Following the CA's decision in DV3 RS LP v HMRC  EWCA Civ 907, the CA was obliged to disregard PB's acquisition from the MoD for SDLT purposes. Accordingly, for the purposes of SDLT, MAR was to be treated as acquiring an interest in land directly from the MoD and it was on MAR that the liability for SDLT fell.
HMRC argued that section 71A had the effect of shifting any liability for SDLT from MAR to PB. The CA found, however, that section 71A relief only applied in circumstances where the vendor was the person making the financial arrangements with the financial institution. Following the decision in DV3 RS LP, the vendor was not PB, as the transaction between MAR and PB had to be disregarded under sections 44-45, Finance Act 2003. Rather, the vendor was the MoD. Accordingly, in the view of the CA, the exemption to SDLT contained in section 71A did not apply to MAR and SDLT remained payable by MAR.
The CA dismissed HMRC's arguments on the application of section 75A, on the basis that the amount of SDLT that would have been payable on the 'notional transaction' was equal to the £50m that was payable by MAR.
Supreme Court judgment
The appeal was allowed (Lord Briggs dissenting).
The Court considered:
1. who acquired the chargeable interest from the sale of the property by the MoD (ie who was the vendor for the purposes of section 71A); and
2. does section 75A apply to impose SDLT on PB and if so, what was the value of the chargeable interest?
On the first issue, the Court concluded that PB was the vendor (under section 71A(2)), despite PB not acquiring a typical chargeable interest. The contract between the MoD and PB was disregarded, so the chargeable interest was considered to be the lease from MAR under section 75A.
With regard to the second issue, the Court concluded that the combined effect of sub-sale relief under section 45 and alternative property finance relief under section 71A, would have resulted in the transactions escaping SDLT, but for the anti-avoidance rule in section 75A. Following Barclays Mercantile Business Finance Ltd v HMRC  1 AC 684, the Court adopted a wide purposive approach to its interpretation and concluded that the relevant 'notional transaction' to be assessed involved the MoD as vendor and PB as purchaser, of its chargeable interest in land, being the leasehold interest it obtained from MAR. In the view of the Court, the various transactions were all 'involved in connection with' the disposal by the MoD of its chargeable freehold interest in the barracks. The chargeable consideration was £1.25bn paid by MAR to PB, as this was the largest amount given by any one person under the arrangements. As the SDLT payable in respect of the arrangements was £0 and this was less than the amount that would have been payable on the 'notional transaction', SDLT of £50m (4% of £1.25bn) was due under section 75A.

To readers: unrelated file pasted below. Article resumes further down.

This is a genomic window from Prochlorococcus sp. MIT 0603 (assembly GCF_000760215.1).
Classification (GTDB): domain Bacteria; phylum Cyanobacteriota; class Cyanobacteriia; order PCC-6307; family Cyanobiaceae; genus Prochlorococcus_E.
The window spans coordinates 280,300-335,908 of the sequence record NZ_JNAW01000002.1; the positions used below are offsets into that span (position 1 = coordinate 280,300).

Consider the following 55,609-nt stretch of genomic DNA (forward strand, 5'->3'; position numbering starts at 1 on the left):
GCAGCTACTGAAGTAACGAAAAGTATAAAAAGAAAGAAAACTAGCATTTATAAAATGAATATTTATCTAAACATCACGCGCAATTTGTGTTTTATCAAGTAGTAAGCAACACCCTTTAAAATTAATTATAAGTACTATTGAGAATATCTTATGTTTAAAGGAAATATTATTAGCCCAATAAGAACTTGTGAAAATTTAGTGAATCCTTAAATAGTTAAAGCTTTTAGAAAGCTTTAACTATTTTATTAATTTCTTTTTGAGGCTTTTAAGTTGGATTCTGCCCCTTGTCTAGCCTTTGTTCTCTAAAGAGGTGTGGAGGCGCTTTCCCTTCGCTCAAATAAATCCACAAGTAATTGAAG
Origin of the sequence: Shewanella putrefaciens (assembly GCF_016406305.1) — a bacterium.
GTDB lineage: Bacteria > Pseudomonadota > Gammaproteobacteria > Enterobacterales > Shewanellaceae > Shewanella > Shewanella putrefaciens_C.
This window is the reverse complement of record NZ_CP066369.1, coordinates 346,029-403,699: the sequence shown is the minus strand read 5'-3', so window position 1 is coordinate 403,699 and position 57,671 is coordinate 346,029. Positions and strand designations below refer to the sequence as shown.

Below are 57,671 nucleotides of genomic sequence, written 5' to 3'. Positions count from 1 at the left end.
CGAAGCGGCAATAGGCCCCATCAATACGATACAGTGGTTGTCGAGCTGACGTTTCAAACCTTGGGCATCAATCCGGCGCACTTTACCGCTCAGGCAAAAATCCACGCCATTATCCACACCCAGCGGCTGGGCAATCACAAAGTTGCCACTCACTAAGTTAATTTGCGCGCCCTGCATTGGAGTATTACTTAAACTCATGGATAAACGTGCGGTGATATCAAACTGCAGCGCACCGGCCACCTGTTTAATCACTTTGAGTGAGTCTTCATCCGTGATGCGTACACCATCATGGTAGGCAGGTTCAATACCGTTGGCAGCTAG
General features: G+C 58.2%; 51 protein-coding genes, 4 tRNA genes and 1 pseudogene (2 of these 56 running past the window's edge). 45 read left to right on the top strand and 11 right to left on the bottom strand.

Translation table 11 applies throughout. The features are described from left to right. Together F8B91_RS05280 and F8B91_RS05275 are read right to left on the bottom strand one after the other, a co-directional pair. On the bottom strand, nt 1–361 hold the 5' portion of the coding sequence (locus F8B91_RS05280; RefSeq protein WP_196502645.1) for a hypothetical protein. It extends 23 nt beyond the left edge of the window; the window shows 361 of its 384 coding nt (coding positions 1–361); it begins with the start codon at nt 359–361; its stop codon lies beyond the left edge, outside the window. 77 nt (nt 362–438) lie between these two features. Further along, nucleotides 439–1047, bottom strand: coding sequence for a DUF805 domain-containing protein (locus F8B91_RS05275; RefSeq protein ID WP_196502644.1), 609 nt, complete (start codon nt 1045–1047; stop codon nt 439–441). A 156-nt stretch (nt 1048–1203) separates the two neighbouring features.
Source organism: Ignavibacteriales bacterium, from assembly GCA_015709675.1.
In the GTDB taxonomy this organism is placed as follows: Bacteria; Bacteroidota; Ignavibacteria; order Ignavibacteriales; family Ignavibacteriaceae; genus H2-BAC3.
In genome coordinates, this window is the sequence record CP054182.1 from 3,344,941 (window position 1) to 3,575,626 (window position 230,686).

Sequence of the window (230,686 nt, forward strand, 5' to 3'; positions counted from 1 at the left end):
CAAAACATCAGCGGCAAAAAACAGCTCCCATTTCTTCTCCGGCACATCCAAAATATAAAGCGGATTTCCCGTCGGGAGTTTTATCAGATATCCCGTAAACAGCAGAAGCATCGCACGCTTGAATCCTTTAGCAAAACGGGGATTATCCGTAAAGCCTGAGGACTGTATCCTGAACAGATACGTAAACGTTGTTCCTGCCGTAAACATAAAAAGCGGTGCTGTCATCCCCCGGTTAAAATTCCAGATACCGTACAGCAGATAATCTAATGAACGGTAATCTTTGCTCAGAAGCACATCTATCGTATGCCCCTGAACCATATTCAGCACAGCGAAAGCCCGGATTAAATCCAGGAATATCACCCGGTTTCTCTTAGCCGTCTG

The Supreme Court has endorsed the position adopted by both the UT and CA that section 75A has a broad application and that the taxpayer's motive for entering into the transactions is irrelevant. There is no requirement that the taxpayer has a tax avoidance motive. HMRC will no doubt be encouraged by this decision and given the pressure it is under to raise as much tax as possible it is likely that it will seek to rely on section 75A whenever a series of transactions produces less SDLT than would otherwise have been the case. In other words, HMRC is likely to invoke section 75A in circumstances where more SDLT could have been charged irrespective of whether there is an avoidance motive.
A copy of the judgment can be viewed here.